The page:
Magdalena - Sinu
Paulo Petry, Jennifer Hales
Major Habitat Type
Tropical and subtropical upland rivers
Drainages flowing into
Main rivers to other water bodies
The main rivers are the ríos Magdalena, Cauca, and Sinu.
This ecoregion includes the entire Río Magdalena drainage system covering the eastern slopes of the Cordillera Occidental and Abibe Highlands, both slopes of the northern Cordillera Central, and western slopes of the Cordillera Oriental and Santa Marta Massif. It also includes the inter-Andean valleys of the Cauca and Magdalena rivers to the Colombian Caribbean coast, as well as the Sinu drainage.
The Magdalena drainage originated around 10 mya with the uplift of the Cordillera Oriental. The basin is surrounded by the Cordillera Occidental, Cordillera Central, and Cordillera Oriental of the northern Andes. The volcanic Santa Marta Massif rises from the coast in the northern part of the ecoregion with elevations that exceed 5000 m asl. The central portion of the Magdalena basin is dominated by a vast depositional basin called the “Momposina Depression” where the floodplain is very extensive and the landscape is dominated by floodplain lakes, locally refered as “cienagas”.
The Magdalena, its largest tributary the Río Cauca, and the Río Sinú have high gradient headwater and upland streams and a few natural mountain lakes; upland main stems of the Magdalena and Cauca are turbid, shallow, and rocky. A large proportion of the mountain streams have their origin in high elevation páramos. On the coastal plain moderate to broad floodplains occur along large river channels; the lower basins and coastal regions have extensive swamps, marshes, and lakes. The Momposina Depression at the confluence of the San Jorge, Cauca, Magdalena, and Cesar rivers contains lakes (ciénagas), swamps, marshes, and narrow channels. Ciénega Grande de Santa Marta may be an old deltaic system of the Río Magdalena, bounded on the west by the mouth of that river and on the east by the Sierra Nevada de Santa Marta.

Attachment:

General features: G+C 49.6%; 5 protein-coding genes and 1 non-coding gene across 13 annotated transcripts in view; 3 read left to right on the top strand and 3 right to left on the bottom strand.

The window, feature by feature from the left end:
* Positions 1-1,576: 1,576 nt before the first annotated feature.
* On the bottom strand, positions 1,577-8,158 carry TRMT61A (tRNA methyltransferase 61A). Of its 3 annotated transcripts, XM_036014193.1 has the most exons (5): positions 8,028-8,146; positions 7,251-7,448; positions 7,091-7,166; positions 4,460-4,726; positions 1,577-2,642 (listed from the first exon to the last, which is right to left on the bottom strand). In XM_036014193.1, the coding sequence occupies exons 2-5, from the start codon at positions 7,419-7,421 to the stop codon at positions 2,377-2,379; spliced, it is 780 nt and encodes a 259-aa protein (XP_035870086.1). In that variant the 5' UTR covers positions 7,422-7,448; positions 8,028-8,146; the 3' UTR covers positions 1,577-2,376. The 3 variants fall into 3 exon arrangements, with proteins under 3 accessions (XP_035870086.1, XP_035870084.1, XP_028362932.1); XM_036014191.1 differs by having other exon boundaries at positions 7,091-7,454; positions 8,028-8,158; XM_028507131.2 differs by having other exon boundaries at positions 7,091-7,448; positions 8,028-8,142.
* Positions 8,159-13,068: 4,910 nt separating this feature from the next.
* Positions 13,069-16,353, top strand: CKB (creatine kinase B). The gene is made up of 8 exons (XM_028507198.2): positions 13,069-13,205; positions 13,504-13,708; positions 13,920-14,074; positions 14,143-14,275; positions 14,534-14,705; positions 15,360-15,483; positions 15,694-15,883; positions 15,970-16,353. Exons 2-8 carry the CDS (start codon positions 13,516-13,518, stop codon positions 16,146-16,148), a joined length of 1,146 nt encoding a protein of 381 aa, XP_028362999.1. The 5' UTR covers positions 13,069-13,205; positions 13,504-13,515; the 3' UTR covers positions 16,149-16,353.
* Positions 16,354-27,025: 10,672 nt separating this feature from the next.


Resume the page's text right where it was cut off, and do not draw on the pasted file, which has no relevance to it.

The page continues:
The terrestrial habitats are variable, ranging from the Magdalena-Urabá moist forests and Sinú Valley dry forests toward the coast to the Magdalena Valley montane forests and Cauca Valley montane forests on the slopes of the Eastern and Central Cordilleras, and the intermontane Magdalena dry forests and Cauca Valley dry forests. Northern Andean páramo occurs at the highest elevations. Extensive areas of tropical cloud forest are also found at mid-elevations along the cordilleras.
Description of endemic fishes
The Magdalena basin contains many endemic fishes, most notably Eremophilus (Trichomycteridae), Genycharax (Characidae), Carlastyanax (Characidae), and Centrochir (Doradidae), which are endemic genera to the basin. Ichthyoelephas is another local genus, restricted to this ecoregion and the North Andean Pacific Slopes - Rio Atrato ecoregion . The unique characid genus Grundulus is found in the upper Magdalena around the savanna of Bogota, whereas the monotypic Dupouyichthys sapito (Aspredinidae) is only shared with the Maracaibo basin. Several genera have assemblages of endemic species in the basin, including Apteronotus, Astroblepus, Brycon, Bryconamericus, Chaetostoma, Creagrutus, and Hemybrycon. Cynopotamus magdalenae and Acestrocephalus anomalus (Characidae), Pseudopimelodus schultzi (Pseudopimelodidae), Xyliphius magdalenae (Aspredinidae), Eremophilus mutisii (Trichomycteridae), and Creagrutus caucanus and C. brevipinnis (Characidae) are endemic to the upper Río Cauca; C. magdalenae is endemic to the Río Magdalena; and C. nigrostigmatus is only known from Caño Pechilín, a small coastal stream west of the mouth of the Magdalena (Harold & Vari 1994).
Other noteworthy fishes
Mountain stream fishes (astroblepids, trichomycterids, loricariids, characids) live in Andean uplands and mountains. This ecoregion shares some species (e.g., characids Creagrutus affinis and Roeboides dayi) with river systems in the westerly adjacent North Andean Pacific Coasts - Río Atrato ecoregion , and others (e.g., characid Gilbertolus alatus, ctenoluciid Ctenolucius hujeta, and pimelodid Sorubim cuspicaudus) with the easterly adjacent Maracaibo ecoregion  (Harold and Vari 1994; Vari 1995; Menezes and Lucena 1998; Littmann et al. 2000; Lucena 2000).
Historically several species undertook large migrations, especially the prochilodontids Prochilodus magdalenae and Ichthyoelephas longirostris.
Justification for delineation
This ecoregion falls within the Magdalenean ichthyographic region exemplified in Gery (1969) and Ringuelet (1975). It contains a unique assemblage of species, high degree of endemism at the species level, and presence of several unrelated endemic genera.
Level of taxonomic exploration
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